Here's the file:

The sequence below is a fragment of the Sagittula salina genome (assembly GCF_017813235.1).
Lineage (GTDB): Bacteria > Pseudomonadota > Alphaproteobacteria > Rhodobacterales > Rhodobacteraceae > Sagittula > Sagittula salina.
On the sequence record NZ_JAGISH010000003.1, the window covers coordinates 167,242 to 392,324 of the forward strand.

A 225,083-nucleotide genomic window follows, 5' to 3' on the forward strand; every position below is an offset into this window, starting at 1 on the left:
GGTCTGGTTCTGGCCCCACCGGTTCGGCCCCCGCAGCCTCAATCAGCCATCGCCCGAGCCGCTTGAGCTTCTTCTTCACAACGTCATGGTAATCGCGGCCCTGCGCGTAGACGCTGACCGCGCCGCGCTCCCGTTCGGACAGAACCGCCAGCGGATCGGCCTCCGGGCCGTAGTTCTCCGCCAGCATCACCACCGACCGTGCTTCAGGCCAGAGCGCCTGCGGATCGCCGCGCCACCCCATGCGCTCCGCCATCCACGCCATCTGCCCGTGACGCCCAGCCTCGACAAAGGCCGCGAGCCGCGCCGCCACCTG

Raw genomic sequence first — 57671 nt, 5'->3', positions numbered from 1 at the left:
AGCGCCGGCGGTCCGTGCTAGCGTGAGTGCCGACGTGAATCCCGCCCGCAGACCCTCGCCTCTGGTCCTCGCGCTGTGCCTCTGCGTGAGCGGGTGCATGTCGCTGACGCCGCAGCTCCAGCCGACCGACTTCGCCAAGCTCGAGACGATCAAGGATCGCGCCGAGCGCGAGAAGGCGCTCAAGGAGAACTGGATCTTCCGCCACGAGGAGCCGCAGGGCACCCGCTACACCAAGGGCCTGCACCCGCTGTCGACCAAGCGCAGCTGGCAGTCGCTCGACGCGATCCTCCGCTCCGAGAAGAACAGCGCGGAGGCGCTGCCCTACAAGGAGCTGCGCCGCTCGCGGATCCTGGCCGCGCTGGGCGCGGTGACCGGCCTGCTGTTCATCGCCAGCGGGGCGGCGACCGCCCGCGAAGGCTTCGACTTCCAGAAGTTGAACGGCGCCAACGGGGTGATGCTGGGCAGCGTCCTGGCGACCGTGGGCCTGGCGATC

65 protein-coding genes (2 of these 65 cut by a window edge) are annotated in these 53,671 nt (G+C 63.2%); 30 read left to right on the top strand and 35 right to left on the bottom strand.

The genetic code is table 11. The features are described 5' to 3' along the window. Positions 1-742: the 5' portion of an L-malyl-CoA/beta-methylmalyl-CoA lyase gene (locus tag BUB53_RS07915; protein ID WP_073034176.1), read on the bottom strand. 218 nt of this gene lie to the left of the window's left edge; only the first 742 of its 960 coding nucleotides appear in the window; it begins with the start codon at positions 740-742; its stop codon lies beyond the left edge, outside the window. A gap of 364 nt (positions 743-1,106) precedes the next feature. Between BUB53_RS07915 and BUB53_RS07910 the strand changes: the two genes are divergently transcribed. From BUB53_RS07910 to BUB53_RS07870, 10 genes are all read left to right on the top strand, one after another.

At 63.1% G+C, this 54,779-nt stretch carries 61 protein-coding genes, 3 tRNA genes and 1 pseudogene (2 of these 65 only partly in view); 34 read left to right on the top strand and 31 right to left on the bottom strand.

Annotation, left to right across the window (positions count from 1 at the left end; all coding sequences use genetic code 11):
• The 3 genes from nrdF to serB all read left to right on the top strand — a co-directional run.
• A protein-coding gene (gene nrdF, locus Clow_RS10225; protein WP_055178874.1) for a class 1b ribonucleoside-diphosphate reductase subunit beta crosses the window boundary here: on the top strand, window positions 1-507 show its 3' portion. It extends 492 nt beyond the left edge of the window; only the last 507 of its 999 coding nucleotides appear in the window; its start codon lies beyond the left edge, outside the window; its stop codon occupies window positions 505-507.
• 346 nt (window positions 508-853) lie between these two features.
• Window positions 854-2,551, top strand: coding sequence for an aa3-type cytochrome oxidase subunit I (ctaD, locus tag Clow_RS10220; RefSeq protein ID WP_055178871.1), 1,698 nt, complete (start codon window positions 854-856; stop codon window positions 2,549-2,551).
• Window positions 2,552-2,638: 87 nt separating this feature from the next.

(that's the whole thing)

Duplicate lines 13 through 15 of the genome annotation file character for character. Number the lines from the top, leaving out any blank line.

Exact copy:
• A protein-coding gene (gene nrdF, locus Clow_RS10225; protein WP_055178874.1) for a class 1b ribonucleoside-diphosphate reductase subunit beta crosses the window boundary here: on the top strand, window positions 1-507 show its 3' portion. It extends 492 nt beyond the left edge of the window; only the last 507 of its 999 coding nucleotides appear in the window; its start codon lies beyond the left edge, outside the window; its stop codon occupies window positions 505-507.
• 346 nt (window positions 508-853) lie between these two features.
• Window positions 854-2,551, top strand: coding sequence for an aa3-type cytochrome oxidase subunit I (ctaD, locus tag Clow_RS10220; RefSeq protein ID WP_055178871.1), 1,698 nt, complete (start codon window positions 854-856; stop codon window positions 2,549-2,551).